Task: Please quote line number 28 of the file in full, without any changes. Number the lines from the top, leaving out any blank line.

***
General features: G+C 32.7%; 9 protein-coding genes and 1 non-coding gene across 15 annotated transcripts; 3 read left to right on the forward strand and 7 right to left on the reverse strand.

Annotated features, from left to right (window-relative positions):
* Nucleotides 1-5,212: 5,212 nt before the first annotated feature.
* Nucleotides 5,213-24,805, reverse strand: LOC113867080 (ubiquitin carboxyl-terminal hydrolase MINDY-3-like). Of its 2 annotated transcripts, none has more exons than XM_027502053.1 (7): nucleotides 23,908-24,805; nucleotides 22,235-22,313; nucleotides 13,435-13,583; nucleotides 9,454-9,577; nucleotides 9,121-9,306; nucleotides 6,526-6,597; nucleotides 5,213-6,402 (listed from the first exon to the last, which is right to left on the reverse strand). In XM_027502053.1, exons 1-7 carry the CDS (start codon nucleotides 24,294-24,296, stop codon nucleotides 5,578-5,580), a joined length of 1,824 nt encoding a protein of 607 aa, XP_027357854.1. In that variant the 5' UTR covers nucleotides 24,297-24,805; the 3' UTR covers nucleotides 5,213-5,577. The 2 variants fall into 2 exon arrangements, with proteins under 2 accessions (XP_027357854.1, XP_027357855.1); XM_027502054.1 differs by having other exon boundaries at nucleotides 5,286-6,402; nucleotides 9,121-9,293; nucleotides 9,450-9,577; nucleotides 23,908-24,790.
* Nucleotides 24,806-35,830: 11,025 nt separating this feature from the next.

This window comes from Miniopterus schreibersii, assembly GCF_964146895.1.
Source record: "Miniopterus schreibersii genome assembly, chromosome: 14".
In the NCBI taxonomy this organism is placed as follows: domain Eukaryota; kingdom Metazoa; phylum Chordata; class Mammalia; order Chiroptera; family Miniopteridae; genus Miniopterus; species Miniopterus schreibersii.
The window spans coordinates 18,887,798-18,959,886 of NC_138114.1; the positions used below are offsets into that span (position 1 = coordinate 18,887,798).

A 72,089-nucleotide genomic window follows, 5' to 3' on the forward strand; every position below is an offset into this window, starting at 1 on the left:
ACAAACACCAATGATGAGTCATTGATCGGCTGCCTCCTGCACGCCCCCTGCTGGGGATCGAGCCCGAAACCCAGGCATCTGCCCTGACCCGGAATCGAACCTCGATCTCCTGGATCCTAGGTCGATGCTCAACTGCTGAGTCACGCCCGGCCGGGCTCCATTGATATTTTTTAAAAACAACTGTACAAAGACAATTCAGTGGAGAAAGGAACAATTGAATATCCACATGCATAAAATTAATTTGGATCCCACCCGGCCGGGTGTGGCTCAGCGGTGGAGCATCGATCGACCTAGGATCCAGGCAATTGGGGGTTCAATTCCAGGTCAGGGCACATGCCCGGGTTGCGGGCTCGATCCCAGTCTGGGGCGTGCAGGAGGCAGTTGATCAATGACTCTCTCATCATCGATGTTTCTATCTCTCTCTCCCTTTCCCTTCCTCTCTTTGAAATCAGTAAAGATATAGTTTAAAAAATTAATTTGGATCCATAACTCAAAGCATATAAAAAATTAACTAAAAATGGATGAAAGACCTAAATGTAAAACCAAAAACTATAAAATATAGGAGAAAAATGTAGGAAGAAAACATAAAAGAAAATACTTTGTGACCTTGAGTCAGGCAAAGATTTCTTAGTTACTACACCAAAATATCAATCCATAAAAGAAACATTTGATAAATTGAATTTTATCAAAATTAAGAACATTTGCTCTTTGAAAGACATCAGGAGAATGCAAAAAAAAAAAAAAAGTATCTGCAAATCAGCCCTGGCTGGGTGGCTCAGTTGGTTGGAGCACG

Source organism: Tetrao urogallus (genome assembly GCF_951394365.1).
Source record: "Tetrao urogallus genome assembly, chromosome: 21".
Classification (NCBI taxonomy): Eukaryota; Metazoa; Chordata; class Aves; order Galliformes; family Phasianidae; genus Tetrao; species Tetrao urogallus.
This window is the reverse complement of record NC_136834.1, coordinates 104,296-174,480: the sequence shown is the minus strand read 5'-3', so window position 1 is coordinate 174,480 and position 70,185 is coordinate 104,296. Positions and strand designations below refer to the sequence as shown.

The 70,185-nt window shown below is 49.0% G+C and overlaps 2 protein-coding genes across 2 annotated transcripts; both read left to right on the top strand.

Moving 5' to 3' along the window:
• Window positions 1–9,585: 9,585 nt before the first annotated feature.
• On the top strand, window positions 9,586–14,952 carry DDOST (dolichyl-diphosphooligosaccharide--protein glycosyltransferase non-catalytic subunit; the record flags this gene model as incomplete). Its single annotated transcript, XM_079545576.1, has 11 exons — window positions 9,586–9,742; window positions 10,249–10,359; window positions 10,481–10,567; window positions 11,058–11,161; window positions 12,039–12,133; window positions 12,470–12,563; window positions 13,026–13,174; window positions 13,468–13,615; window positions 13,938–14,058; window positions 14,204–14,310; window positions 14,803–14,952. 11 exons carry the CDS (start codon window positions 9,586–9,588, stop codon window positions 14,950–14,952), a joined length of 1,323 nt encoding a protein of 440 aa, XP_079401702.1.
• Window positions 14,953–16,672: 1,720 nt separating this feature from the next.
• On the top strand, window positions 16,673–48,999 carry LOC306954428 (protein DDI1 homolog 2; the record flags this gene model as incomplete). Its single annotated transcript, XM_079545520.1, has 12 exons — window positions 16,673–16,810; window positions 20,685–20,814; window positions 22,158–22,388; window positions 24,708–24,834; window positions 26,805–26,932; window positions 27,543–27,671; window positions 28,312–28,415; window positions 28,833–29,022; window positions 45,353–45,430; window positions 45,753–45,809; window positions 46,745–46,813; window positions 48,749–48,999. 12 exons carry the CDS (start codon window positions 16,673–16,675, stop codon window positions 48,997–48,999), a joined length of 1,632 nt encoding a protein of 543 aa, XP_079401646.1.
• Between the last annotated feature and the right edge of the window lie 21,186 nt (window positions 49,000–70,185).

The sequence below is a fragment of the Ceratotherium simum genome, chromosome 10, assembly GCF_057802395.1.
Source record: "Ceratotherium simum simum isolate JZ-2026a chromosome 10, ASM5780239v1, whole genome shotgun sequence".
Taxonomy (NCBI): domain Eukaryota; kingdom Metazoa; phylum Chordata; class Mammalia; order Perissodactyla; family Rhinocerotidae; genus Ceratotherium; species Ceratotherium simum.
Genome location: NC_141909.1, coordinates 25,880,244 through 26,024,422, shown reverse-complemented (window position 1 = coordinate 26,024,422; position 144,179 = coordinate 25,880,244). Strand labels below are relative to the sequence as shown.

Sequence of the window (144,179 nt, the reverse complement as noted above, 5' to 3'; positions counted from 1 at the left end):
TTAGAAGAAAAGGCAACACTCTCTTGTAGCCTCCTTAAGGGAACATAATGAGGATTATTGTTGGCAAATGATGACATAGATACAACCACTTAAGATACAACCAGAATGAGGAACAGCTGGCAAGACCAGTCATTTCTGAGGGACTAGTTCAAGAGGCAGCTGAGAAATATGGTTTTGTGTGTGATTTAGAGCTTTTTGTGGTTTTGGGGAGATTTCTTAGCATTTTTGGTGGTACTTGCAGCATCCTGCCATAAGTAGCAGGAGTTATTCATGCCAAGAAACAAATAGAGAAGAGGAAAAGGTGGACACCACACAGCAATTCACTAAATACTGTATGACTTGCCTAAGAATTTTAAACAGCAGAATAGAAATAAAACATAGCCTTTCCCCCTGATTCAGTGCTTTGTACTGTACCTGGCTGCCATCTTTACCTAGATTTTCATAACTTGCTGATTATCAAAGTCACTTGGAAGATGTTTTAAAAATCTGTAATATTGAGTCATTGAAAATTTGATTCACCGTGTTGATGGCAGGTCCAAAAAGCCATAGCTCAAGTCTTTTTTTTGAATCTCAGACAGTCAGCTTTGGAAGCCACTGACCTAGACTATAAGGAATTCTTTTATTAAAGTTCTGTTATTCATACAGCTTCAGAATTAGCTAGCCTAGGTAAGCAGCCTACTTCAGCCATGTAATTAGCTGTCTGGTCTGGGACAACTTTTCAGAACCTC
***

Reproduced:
TTAGAAGAAAAGGCAACACTCTCTTGTAGCCTCCTTAAGGGAACATAATGAGGATTATTGTTGGCAAATGATGACATAGATACAACCACTTAAGATACAACCAGAATGAGGAACAGCTGGCAAGACCAGTCATTTCTGAGGGACTAGTTCAAGAGGCAGCTGAGAAATATGGTTTTGTGTGTGATTTAGAGCTTTTTGTGGTTTTGGGGAGATTTCTTAGCATTTTTGGTGGTACTTGCAGCATCCTGCCATAAGTAGCAGGAGTTATTCATGCCAAGAAACAAATAGAGAAGAGGAAAAGGTGGACACCACACAGCAATTCACTAAATACTGTATGACTTGCCTAAGAATTTTAAACAGCAGAATAGAAATAAAACATAGCCTTTCCCCCTGATTCAGTGCTTTGTACTGTACCTGGCTGCCATCTTTACCTAGATTTTCATAACTTGCTGATTATCAAAGTCACTTGGAAGATGTTTTAAAAATCTGTAATATTGAGTCATTGAAAATTTGATTCACCGTGTTGATGGCAGGTCCAAAAAGCCATAGCTCAAGTCTTTTTTTTGAATCTCAGACAGTCAGCTTTGGAAGCCACTGACCTAGACTATAAGGAATTCTTTTATTAAAGTTCTGTTATTCATACAGCTTCAGAATTAGCTAGCCTAGGTAAGCAGCCTACTTCAGCCATGTAATTAGCTGTCTGGTCTGGGACAACTTTTCAGAACCTC